We have upheld injunctive remedies against public officials in some circumstances. Viestenz [v. Arthur Twp., 78 N.D. 1029, 54 N.W.2d 572 (1952)]; Rynestad [v. Clemetson, 133 N.W.2d 559 (N.D. 1965)]; Barr [v. Barnes Cty. Bd. of Comm'rs, 194 N.W.2d 744 (N.D. 1972); State ex rel.] Linde [v. Packard, 32 N.D. 301, 155 N.W. 666 (1915); State ex rel.] Ladd [v. District Court, 17 N.D. 285, 115 N.W.2d 675 (1908)]. In our recent decisions, however, we have explained the interrelationship of the requirement of an adequate legal remedy with the doctrine of exhaustion of remedies and clarified that the circumstances justifying an injunctive remedy against public officials are narrowly limited. Tooley [v. Alm, 515 N.W.2d 137 (N.D. 1994); Transportation Div. of Fargo Chamber of Commerce v.] Sandstrom, [337 N.W.2d 160 (N.D. 1983)]; Shark Brothers, [Inc. v. Cass Cty., 256 N.W.2d 701 (N.D. 1977)]; Olson [v. Cass Cty., 253 N.W.2d 179 (N.D. 1977)].
. . . .
In Olson, supra, the plaintiffs did not pursue their statutory right to appeal from a Board of County Commissioners' decision to install a drainage culvert, but, instead, sued the County to enjoin the proposed installation of the culvert. We held that the plaintiffs were barred from seeking injunctive relief, because their statutory right to appeal, not a collateral attack for injunctive relief, provided an adequate judicial remedy for reviewing the Board's decision.
We distinguished several earlier drainage cases in which we had upheld injunctive relief against public officials, because there was no adequate remedy other than injunctive relief to compel a governmental entity to comply with drainage statutes. Barr, supra; Rynestad, supra; Viestenz, supra. In each of those cases, the factors necessitating injunctive relief replicate the requirements for a writ of mandamus under N.D.C.C. §§ 32-34-01 and 32-34-02. . . .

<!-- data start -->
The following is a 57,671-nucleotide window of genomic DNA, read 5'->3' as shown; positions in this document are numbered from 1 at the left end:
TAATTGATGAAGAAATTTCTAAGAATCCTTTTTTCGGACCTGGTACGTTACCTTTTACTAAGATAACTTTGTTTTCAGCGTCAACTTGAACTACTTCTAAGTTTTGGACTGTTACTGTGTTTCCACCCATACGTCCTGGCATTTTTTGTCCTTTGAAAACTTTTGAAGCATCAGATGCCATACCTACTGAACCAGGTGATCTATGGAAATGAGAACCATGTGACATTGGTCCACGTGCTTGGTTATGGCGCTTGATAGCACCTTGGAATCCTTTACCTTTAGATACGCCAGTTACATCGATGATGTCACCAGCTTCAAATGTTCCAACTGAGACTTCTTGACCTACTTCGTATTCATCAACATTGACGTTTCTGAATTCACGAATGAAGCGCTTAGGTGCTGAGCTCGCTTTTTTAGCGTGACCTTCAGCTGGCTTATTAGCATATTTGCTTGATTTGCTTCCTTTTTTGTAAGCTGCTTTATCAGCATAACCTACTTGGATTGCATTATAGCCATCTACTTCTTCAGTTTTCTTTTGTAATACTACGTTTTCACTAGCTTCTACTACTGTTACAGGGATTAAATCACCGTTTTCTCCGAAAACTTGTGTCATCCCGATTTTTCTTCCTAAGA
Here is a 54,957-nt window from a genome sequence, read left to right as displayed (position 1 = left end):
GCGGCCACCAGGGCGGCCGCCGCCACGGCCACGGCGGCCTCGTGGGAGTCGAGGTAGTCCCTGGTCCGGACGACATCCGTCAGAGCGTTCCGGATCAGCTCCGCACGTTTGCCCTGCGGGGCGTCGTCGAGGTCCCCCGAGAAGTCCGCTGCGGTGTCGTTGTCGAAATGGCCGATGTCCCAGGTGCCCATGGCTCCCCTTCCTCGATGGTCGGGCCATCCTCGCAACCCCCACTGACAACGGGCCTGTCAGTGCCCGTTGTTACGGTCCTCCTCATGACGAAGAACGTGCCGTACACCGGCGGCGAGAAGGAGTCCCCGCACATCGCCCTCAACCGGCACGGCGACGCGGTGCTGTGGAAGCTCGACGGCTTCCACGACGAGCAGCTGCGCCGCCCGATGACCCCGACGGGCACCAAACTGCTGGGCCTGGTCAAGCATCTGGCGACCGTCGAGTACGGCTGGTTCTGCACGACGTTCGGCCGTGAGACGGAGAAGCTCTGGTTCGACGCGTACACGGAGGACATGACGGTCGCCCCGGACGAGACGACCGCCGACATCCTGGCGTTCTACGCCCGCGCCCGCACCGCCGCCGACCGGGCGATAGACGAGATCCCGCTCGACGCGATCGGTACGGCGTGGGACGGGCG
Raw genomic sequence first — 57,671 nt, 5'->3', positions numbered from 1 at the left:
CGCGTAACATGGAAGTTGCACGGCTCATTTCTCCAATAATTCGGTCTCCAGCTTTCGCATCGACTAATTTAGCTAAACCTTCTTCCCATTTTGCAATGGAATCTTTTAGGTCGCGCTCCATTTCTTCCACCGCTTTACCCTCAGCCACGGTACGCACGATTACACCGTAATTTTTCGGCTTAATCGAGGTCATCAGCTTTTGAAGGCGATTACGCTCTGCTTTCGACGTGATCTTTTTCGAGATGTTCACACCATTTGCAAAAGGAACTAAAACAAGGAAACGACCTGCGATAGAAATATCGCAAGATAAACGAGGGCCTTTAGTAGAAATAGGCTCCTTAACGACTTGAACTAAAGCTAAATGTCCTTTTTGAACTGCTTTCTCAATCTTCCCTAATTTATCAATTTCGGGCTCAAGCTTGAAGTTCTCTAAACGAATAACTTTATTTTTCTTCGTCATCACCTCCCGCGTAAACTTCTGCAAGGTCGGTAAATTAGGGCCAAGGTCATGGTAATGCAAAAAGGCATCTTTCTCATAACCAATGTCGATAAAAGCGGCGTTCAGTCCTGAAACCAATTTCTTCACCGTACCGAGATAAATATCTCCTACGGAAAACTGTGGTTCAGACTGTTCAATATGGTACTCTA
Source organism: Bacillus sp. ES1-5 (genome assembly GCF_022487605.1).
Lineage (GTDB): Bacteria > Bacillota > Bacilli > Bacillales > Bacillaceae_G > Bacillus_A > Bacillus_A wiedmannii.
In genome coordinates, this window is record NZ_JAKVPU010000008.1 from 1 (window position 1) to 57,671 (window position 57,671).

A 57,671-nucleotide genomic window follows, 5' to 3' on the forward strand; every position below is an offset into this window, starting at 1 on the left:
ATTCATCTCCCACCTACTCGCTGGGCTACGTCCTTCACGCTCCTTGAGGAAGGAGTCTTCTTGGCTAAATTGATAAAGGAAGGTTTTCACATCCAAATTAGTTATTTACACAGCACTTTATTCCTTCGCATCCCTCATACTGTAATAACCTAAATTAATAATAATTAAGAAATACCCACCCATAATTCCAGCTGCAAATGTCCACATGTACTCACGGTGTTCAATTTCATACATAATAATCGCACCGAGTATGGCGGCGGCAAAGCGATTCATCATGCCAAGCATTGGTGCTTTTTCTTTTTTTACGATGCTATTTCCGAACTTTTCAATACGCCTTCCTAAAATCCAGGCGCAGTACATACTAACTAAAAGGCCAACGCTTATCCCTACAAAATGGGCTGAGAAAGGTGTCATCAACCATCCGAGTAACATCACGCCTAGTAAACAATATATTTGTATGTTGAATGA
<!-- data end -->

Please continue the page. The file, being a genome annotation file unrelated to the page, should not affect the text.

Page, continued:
In Olson, supra, we also distinguished Ladd, supra, a case in which we held that, if there is no adequate legal remedy and a threat of irreparable harm, injunctive relief is appropriate to determine whether a public official's acts are in excess of, or without, authority. The circumstances supporting injunctive relief in Ladd parallel the criteria for a writ of prohibition, which "arrests the proceedings of any tribunal, corporation, board, or person, when such proceedings are without or in excess of the jurisdiction," and "there is not a plain, speedy, and adequate remedy in the ordinary course of law." N.D.C.C. §§ 32-35-01, 32-35-02. See also Linde, supra (original writ of prohibition to restrain Tax Commissioner from exceeding authority).
Our decisions illustrate that exhaustion of remedies is a fundamental requirement in administrative proceedings. Tooley, supra; Sandstrom, supra; Shark Brothers, supra; Olson, supra. Implicit in those decisions is the principle that the doctrine of separation of powers requires those who seek judicial review of administrative matters to first exhaust their administrative remedies. Those decisions also recognize that, if no remedy is authorized by law and irreparable harm will result, judicial relief is available against public officials to prohibit them from acting in excess of, or without, jurisdiction, Linde, supra, Ladd, supra, or to compel them to perform an act that the law requires. Tooley, supra; Barr, supra; Rynestad, supra; Viestenz, supra. Medical Arts, at 295-96.